Harriet Harman to stand down after 40 years as an MP

Labour MP Harriet Harman first joined the Commons as MP for Camberwell and Peckham in 1982 Credit: PA

Labour MP Harriet Harman has announced she is standing down at the next election after almost 40 years in Parliament.

The former minister and Britain’s longest-serving female MP said she will not run for her Camberwell and Peckham seat in the next general election.

The 71-year-old is known as the "Mother of the House," having first joined the Commons as MP for the south London seat in 1982.

Following Tony Blair’s victory in the 1997 election, Harman became secretary of state for social security and the first minister for women.

In an email to constituents, she said: {"I feel I can leave the House of Commons now, confident that Labour is gaining strength under the leadership of Keir Starmer and the new team he has appointed.

"It has been an overwhelming honour to be Member of Parliament representing and working for the people of Camberwell and Peckham for nearly 40 years."

Colleagues rushed to pay tribute to the Labour veteran.

Labour leader Starmer said: "Harriet, your commitment to Labour and Camberwell and Peckham for almost 40 years is phenomenal," he said.

"A champion for women and social justice – you’ve paved the way for future generations.

"It’s been a privilege to work with you, I look forward to continuing to do so for a while yet."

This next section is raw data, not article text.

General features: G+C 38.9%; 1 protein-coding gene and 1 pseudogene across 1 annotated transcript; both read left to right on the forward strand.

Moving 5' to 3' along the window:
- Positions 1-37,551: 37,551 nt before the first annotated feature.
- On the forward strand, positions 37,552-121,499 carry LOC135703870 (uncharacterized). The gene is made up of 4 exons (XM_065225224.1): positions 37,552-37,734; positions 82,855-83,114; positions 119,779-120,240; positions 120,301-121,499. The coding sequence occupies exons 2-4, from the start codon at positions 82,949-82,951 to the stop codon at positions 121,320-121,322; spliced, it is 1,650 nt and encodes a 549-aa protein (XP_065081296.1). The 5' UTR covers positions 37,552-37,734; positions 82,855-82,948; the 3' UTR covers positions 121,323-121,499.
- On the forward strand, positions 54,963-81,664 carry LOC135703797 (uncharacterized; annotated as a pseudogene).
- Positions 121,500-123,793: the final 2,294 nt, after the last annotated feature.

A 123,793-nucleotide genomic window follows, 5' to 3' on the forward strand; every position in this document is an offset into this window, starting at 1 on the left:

Harriet Harman and then-Prime Minister Gordon Brown in 2008

Ed Miliband, who led the party with Ms Harman as his deputy between 2010 and 2015, described her as "a feminist, fighter, conviction politician."

"Harriet taught me so much as my first political boss and was a brilliant deputy," he said.

"She has achieved so much and will be sorely missed from the House of Commons."

Shadow culture secretary Lucy Powell described Harman as a "trail-blazer for women."

"She’s incredibly effective, very loyal, fierce, formidable and very kind. She taught me so much," she said.

London Mayor Sadiq Khan praised Harman's "lifetime of outstanding service."

Harman added in her email: "I entered the Commons as one of only 11 Labour women MPs in a parliament that was 97% men.

"Now there are 104 Labour women and across all parties women MPs are a ‘critical mass’.

"But there remains much more to be done till women genuinely share political power with men on equal terms and until women in this country are equal.

"I will leave the House of Commons with my feminism, my belief in Labour and my enthusiasm for politics undimmed."

Harriet Harman's career in numbers:

  • 10 - elections fought

  • 7 - prime ministers served under

  • 8 - Labour leaders served under

  • 40 - years as an MP

  • 9,850 - times spoken in the House of Commons

  • 1 of only 11 Labour women MPs in 1982

Her announcement comes after fellow Labour veterans Barry Sheerman and Dame Margaret Hodge announced their plans to stand down at the next general election.